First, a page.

In the ongoing Truth storyline currently underway in Action Comics, Superman has a new power in his arsenal: the ability to hear radio waves. While the caped hero had to expose himself to a huge dose of kryptonite to gain this ability, many IRL humans claim to have achieved it by other means — namely, going to the dentist.

The hypothesis that dental fillings can pick up radio waves and render them into intelligible sound remains unproven but persistent. No, our mouths aren’t radios, but radios are startlingly simplistic machines.

The idea of the accidental radio implant seems to endure because it makes a surface sort of sense: Radio waves interact with metal and humans hear jawbone vibration. It also has (or had) a celebrity spokeswoman in Lucille Ball, who talked all about her condition on The Dick Cavett Show in 1974, retelling a story in which “[the] music was getting louder and louder, and I realized it was in my mouth!” A similar, fictionalized scene played out in an episode of Gilligan’s Island where Gilligan’s mouth turns into a radio receiver after he’s hit in the head. For whatever reason, people were really into this in the ’60s and, since then, there’s been an aggregation of anecdotal evidence online.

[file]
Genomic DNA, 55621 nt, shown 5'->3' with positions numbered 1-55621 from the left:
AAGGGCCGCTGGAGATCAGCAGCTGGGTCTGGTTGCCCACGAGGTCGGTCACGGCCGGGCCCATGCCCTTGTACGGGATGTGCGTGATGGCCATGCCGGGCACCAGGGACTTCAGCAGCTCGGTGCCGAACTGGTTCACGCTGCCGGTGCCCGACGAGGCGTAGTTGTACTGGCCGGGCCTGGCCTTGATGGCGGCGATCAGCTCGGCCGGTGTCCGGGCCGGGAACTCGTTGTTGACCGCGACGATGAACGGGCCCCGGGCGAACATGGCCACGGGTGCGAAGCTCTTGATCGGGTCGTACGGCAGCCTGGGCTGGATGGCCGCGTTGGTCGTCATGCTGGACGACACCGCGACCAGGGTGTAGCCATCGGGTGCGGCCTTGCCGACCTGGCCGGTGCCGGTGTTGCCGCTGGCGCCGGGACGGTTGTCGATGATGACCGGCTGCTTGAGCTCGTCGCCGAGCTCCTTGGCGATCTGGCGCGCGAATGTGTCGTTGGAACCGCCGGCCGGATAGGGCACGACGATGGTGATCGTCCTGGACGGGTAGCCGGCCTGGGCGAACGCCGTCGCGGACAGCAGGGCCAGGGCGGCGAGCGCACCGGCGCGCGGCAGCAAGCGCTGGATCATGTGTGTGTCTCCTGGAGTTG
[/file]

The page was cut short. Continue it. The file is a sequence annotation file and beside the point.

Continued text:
All of these stories suggest that the body can act as a sort of antenna for radio waves, and the mouth’s metallic fillings can translate those waves into some type of sound.

Here’s the part that makes sense: You have your radio signals, which are transmitted by, say, a local radio station and picked up by antennas all over the region. In theory, a receiving antenna can be any metal or conducting substance, including, yes, a metal filling. The conductive, which is to say water filled, body of a human might legitimately amplify a filling’s ability were a person to stand close enough to a transmitter.

Picking up the radio signal is the conceptually easy part. But to actually turn those radio waves into sound, you need two other elements: a demodulator, which turns the radio waves into an actual audio signal that we can hear, and a transducer, which acts as a speaker. The human jaw can potentially pull of the latter trick so demodulation is the real issue here. How is audio information being pulled out of a radio wave by a filling? Realistically, it’s not. Though it’s possible that a filling could pick up a signal and that a human might feel or hear that signal on some level, it is profoundly unlikely that anyone could get the latest Taylor Swift jam through a molar. This, alas, is where the theory loses its legs.

Superman remains, like Lucille Ball, super.

Could our bodies receive radio waves? Sure. Might those waves cause our crappy metal dental work to vibrate? Probably not, but it’s not impossible. But most importantly, would we be able to make out actual sounds or music from those vibrations? Absolutely not — that’s where kryptonite comes in.

Photos via IMDB, DC Comics, DC Comics/Adventures of Superman #41